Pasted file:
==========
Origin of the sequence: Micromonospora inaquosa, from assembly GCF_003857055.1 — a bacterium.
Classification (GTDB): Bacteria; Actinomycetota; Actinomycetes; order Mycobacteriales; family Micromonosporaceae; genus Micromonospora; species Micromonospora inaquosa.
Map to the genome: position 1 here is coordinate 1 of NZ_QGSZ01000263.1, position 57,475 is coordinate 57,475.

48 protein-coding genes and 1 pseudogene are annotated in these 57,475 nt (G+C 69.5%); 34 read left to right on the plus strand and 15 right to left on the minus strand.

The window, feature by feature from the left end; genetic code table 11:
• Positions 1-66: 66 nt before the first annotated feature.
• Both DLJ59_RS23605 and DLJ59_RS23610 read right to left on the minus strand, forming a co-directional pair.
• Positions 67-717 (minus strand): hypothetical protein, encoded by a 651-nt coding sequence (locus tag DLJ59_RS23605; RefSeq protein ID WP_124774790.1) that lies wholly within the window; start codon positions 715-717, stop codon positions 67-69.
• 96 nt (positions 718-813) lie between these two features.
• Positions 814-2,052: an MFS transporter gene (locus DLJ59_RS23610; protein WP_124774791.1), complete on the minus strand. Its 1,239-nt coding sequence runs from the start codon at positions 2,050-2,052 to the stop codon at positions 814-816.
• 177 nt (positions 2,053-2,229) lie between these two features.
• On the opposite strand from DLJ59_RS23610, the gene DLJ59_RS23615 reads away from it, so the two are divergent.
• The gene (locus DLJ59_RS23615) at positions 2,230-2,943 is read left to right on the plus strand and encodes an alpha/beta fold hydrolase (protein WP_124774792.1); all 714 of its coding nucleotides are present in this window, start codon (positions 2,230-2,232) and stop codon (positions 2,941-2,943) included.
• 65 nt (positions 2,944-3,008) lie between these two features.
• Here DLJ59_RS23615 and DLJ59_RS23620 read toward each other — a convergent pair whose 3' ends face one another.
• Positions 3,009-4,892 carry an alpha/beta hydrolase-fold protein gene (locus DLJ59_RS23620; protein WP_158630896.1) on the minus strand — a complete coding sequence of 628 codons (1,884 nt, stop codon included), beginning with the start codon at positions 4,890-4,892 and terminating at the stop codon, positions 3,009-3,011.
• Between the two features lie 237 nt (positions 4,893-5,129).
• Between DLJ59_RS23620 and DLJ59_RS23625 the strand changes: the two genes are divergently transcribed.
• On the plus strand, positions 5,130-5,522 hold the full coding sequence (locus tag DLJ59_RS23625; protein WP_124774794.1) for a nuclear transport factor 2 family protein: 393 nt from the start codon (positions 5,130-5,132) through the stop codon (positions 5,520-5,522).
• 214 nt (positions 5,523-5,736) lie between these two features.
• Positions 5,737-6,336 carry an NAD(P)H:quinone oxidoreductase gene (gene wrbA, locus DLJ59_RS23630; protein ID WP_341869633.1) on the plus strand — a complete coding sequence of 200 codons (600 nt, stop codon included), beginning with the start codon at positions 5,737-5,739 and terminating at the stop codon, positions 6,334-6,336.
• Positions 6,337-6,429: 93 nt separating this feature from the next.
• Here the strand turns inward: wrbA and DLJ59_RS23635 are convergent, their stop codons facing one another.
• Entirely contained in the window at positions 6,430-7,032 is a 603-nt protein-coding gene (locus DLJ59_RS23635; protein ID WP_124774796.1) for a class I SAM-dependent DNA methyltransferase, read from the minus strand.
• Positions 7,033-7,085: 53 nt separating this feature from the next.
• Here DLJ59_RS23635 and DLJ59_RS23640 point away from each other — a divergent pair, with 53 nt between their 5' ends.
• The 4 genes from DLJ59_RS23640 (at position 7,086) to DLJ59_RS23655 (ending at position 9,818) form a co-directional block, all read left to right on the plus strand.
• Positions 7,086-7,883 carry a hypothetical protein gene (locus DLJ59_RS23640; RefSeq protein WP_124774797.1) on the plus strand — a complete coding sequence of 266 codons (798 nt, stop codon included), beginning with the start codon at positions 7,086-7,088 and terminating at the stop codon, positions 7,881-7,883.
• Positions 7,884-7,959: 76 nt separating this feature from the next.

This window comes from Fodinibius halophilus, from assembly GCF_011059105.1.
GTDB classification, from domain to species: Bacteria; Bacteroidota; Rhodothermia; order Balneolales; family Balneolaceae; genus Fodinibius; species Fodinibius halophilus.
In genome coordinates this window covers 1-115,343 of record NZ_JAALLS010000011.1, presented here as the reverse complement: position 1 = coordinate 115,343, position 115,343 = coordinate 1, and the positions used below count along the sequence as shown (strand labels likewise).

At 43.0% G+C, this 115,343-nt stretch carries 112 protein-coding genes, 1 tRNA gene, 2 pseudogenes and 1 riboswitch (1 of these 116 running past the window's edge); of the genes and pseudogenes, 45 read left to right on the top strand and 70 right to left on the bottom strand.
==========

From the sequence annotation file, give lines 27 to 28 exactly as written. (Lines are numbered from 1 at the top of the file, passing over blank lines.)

• The 4 genes from DLJ59_RS23640 (at position 7,086) to DLJ59_RS23655 (ending at position 9,818) form a co-directional block, all read left to right on the plus strand.
• Positions 7,086-7,883 carry a hypothetical protein gene (locus DLJ59_RS23640; RefSeq protein WP_124774797.1) on the plus strand — a complete coding sequence of 266 codons (798 nt, stop codon included), beginning with the start codon at positions 7,086-7,088 and terminating at the stop codon, positions 7,881-7,883.